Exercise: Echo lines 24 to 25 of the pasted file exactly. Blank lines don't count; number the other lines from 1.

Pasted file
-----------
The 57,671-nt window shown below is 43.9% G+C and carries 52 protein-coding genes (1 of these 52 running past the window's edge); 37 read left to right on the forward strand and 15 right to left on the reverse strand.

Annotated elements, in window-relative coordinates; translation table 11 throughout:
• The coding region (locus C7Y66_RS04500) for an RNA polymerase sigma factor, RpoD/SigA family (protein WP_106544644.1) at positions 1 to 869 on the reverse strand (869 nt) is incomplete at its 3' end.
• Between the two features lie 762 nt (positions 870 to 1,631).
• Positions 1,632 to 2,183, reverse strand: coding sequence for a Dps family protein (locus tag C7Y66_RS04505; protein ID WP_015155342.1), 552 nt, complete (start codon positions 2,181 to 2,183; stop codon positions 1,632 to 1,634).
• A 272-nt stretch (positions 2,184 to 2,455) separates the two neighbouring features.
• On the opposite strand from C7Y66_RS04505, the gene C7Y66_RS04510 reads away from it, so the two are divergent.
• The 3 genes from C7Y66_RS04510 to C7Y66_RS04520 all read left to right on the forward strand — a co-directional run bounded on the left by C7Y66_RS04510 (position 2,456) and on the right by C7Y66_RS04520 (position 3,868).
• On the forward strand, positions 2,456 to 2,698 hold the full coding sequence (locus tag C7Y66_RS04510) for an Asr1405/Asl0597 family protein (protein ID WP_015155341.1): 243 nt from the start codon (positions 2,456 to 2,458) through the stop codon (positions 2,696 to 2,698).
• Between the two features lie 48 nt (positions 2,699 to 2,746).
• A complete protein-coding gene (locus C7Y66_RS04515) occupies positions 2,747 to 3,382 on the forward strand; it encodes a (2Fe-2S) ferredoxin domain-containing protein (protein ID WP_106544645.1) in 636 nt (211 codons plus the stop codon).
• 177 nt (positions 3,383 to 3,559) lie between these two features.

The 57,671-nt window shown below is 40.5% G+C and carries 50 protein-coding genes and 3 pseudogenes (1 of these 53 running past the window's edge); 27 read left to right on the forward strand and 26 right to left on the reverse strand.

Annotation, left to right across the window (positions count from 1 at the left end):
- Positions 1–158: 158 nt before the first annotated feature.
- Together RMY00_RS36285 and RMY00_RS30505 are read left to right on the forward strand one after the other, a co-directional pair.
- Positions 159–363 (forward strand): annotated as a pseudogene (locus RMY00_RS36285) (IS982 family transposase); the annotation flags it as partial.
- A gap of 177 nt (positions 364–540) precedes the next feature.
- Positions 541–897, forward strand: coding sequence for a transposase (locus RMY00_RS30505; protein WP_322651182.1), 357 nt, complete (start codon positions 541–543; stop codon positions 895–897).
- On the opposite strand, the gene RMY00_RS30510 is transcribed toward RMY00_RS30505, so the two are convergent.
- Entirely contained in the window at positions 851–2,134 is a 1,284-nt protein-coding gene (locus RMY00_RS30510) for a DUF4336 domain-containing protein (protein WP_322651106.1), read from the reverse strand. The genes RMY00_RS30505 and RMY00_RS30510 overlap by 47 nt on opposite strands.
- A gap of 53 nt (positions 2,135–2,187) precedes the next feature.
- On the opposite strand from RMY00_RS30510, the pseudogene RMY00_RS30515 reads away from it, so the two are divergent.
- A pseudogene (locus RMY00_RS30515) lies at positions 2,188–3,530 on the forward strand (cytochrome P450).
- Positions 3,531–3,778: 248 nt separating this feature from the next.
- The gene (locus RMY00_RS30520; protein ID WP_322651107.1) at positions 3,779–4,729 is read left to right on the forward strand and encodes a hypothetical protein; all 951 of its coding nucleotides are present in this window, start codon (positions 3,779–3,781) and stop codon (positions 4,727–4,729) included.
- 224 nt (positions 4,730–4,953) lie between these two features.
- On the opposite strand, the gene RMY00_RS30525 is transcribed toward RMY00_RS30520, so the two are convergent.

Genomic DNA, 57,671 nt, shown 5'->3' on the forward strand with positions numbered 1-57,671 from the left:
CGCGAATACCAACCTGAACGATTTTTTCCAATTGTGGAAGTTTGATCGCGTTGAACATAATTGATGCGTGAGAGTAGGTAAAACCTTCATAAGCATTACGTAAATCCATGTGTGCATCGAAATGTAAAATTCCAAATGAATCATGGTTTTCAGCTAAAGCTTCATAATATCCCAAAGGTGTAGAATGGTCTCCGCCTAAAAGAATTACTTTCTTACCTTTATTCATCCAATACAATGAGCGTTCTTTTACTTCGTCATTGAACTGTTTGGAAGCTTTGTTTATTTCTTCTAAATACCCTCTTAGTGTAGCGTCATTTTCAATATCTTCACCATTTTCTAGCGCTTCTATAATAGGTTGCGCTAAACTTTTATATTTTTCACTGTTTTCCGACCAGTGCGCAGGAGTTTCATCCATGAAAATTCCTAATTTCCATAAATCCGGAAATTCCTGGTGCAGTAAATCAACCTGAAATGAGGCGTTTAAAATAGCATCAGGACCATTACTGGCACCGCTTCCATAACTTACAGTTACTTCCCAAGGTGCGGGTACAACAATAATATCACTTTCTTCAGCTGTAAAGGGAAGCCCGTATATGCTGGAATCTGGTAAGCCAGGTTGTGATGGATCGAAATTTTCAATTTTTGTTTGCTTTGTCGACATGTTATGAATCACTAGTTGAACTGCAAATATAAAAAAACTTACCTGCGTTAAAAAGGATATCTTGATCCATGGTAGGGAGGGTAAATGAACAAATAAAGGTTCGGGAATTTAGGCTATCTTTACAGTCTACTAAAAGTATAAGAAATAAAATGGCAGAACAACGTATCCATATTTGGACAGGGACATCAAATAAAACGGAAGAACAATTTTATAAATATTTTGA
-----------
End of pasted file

- A pseudogene (locus RMY00_RS30515) lies at positions 2,188–3,530 on the forward strand (cytochrome P450).
- Positions 3,531–3,778: 248 nt separating this feature from the next.